Over the last two posts, I’ve explored some of the current definitions of “life-threatening bleeding” and shared my own take on a simplified yet more universal definition. So how can we put this into practice?
In the trauma world, we typically need to use this definition when dealing with patients who are taking anticoagulants. When a patient on this class of drug arrives at your center after trauma, they must be evaluated promptly. This is frequently in the form of a trauma activation, which provides rapid access to labs and imaging. If the patient does not meet activation criteria, some type of expedited response (limited activation or rapid evaluation by emergency physician) is required. The most important decision that must be made is, “does this patient need to have their anticoagulant reversed?”
This decision depends on the answers to the two criteria I laid out in the last post. Is either of these present?
- (Physiologic) Bleeding that causes hemodynamic compromise (hemorrhagic shock) or changes in vital signs indicating progression toward it (increasing pulse rate, decreasing blood pressure).
- (Anatomic) Bleeding into a body region or tissues that has a high likelihood of causing death, disability, or the need for operative intervention.
The first one is easy. Actual or developing hypovolemic shock should be obvious to any clinician managing the patient.
The second one is not necessarily as apparent. Although one may think that any intracranial blood may be life-threatening, sometimes it is not. What about a little subarachnoid hemorrhage? Or a tiny subdural in an area that typically does not progress?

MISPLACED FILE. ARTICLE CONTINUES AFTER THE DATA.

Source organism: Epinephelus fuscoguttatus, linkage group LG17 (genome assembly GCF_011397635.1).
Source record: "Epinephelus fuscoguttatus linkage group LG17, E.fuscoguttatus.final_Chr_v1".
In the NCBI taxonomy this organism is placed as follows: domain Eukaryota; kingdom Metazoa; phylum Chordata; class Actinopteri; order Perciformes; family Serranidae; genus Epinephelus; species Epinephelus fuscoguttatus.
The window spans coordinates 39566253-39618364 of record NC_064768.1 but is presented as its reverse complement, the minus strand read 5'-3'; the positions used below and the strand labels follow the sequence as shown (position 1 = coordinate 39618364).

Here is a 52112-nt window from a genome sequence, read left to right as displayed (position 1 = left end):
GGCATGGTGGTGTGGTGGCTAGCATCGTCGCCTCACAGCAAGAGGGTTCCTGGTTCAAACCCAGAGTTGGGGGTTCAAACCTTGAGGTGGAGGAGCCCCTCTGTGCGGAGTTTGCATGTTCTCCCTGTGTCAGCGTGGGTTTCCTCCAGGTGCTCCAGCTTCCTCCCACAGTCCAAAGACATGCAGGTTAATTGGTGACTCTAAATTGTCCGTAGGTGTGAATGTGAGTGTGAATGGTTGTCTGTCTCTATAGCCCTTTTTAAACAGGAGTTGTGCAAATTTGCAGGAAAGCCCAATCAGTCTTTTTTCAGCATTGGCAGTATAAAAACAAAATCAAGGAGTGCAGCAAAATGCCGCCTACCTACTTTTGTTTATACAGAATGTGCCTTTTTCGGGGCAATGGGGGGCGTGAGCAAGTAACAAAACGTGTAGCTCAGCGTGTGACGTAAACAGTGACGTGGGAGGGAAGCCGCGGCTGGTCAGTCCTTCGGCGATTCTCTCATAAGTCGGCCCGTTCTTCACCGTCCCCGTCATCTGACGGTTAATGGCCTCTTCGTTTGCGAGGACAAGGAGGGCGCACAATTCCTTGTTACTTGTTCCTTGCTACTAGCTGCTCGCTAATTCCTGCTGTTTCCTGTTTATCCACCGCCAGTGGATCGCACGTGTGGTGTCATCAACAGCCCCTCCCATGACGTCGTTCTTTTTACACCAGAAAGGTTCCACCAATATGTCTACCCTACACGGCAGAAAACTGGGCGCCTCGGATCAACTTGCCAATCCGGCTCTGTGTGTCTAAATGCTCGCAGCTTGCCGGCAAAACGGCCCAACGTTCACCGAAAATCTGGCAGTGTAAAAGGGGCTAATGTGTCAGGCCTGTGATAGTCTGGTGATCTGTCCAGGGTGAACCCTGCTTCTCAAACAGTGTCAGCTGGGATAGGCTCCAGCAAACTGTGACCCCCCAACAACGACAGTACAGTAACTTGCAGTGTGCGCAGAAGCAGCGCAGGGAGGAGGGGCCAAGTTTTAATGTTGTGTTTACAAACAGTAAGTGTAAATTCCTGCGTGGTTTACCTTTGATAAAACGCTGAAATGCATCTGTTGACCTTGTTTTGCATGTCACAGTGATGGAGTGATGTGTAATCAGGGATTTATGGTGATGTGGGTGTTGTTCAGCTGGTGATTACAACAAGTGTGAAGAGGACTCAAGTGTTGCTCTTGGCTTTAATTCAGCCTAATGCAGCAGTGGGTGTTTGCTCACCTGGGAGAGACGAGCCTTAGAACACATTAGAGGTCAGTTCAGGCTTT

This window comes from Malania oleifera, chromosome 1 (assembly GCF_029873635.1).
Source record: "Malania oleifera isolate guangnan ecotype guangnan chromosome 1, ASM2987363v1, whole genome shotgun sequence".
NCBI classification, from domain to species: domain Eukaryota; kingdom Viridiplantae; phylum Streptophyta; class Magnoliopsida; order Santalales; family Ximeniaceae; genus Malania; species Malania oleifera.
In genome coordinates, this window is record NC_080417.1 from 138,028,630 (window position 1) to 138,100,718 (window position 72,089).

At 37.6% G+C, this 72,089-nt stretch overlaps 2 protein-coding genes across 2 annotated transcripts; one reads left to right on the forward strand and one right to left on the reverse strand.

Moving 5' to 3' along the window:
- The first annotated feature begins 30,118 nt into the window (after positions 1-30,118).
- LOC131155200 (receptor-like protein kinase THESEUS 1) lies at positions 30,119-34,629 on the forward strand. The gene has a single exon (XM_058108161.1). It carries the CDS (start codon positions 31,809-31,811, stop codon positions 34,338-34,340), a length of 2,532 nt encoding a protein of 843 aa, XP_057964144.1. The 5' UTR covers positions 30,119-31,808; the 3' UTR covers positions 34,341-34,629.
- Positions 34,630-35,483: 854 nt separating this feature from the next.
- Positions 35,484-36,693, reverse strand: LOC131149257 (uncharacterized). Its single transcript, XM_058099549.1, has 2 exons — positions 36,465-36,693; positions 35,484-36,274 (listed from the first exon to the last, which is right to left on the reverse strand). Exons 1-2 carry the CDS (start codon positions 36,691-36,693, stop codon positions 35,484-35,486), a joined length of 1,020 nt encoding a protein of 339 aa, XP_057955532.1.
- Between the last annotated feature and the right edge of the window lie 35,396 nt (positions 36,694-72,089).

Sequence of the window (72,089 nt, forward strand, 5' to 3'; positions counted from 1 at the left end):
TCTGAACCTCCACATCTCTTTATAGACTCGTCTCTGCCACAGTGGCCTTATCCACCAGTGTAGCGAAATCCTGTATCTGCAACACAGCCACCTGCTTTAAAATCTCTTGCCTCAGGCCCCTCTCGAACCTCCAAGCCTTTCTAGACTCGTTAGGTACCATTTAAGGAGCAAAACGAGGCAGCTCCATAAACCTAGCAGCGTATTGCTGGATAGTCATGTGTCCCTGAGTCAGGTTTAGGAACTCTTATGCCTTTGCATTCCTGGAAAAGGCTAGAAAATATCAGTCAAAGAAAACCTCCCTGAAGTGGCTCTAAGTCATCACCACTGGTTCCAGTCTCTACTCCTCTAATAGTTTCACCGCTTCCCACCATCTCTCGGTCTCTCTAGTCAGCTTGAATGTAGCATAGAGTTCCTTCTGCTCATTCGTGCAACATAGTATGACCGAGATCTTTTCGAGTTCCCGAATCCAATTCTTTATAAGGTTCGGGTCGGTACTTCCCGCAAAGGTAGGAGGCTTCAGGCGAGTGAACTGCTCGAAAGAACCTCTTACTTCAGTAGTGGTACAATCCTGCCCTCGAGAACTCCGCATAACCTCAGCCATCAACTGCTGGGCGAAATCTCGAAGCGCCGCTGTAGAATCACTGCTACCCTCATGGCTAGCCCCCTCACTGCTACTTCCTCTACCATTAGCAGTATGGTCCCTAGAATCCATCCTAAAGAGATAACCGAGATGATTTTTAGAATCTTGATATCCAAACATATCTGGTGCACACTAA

So how to we determine if definition 2 is met? Phone a friend. Call an expert. There are so many potential areas for this type of bleeding to occur, a single emergency physician or other clinician may not be able to accurately make this judgment. So call your friendly, neighborhood neurosurgeon (head), or surgeon (abdomen, soft tissues), GI specialist (UGI bleed), or obstetrician (baby stuff). If they agree that it is life-threatening, the reverse the anticoagulant.
This level of oversight is important, because the reversal agents are not totally benign, or cheap. They have known complications, and one rare but important one is death. So make sure that their use is justified.
Final tips: Once you have determined that reversal is required, use the fastest agent(s) available. For warfarin, this means prothrombin complex concentrate (PCC) and not plasma. Typically, plasma reversal requires at least 4 units, and this takes hours. PCC takes 30 minutes or less.
Document your judgment well, and your conversations with specialists who are helping you with definition #2. This is critical, because there have to be checks and balances for use of your rapid reversal protocols. There must be a post hoc analysis of each and every reversal, just like there should be for use of your massive transfusion protocol. A group of knowledgeable clinicians must review the clinical information that was available at the time of presentation, and render their agreement or disagreement to provide a good feedback loop and ensure proper usage of these products.
Source: The Trauma Professionals’s Blog